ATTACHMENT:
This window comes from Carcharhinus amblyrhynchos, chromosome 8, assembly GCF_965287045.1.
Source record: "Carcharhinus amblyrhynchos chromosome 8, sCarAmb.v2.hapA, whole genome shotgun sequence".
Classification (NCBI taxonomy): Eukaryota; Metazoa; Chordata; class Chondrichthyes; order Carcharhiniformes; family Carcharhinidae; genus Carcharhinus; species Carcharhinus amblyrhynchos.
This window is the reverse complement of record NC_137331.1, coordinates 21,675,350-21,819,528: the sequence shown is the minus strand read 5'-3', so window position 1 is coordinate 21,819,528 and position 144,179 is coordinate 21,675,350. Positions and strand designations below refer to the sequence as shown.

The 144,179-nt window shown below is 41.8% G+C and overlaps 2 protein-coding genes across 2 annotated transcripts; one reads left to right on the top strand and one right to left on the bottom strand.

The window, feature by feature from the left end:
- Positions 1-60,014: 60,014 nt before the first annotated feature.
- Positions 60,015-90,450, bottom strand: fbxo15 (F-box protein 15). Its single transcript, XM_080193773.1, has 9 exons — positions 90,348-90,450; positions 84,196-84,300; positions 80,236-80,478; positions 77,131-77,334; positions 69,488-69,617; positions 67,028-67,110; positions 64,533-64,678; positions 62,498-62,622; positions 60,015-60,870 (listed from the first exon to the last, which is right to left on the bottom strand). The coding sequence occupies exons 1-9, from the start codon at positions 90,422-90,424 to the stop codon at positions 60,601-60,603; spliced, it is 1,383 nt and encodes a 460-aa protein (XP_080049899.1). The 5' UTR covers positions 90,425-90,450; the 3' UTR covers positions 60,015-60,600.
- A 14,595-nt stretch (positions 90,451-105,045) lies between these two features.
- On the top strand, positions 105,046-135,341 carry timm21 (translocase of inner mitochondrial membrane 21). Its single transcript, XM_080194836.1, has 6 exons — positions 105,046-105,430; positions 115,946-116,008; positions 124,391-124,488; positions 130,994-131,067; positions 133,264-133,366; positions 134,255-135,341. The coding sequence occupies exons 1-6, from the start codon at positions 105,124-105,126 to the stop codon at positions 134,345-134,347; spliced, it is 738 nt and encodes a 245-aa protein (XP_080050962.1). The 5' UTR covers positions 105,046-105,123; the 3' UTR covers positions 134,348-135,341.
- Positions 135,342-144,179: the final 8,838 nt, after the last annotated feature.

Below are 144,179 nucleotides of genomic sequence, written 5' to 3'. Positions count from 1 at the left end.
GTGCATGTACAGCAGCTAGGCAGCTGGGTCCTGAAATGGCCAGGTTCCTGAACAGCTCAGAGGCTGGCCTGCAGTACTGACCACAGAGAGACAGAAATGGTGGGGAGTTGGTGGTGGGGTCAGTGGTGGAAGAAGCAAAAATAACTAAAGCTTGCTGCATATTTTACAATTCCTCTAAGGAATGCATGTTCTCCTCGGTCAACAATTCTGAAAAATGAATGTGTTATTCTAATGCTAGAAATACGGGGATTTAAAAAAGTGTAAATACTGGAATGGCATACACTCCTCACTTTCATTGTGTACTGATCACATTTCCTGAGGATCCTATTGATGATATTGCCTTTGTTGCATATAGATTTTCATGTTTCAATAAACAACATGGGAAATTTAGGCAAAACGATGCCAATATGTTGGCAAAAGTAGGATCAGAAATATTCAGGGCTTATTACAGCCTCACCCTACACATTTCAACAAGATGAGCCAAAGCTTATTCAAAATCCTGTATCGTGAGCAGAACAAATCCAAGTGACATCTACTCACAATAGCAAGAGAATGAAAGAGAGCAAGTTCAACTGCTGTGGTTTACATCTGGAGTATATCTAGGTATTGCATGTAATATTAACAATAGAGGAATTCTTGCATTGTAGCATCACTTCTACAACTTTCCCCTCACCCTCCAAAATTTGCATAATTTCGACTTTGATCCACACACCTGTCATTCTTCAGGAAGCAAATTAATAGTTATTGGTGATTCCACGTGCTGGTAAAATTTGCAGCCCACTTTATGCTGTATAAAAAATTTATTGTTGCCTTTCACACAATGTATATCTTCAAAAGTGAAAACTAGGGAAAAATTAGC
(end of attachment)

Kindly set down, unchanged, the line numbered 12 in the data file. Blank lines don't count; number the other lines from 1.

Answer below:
Below are 144,179 nucleotides of genomic sequence, written 5' to 3'. Positions count from 1 at the left end.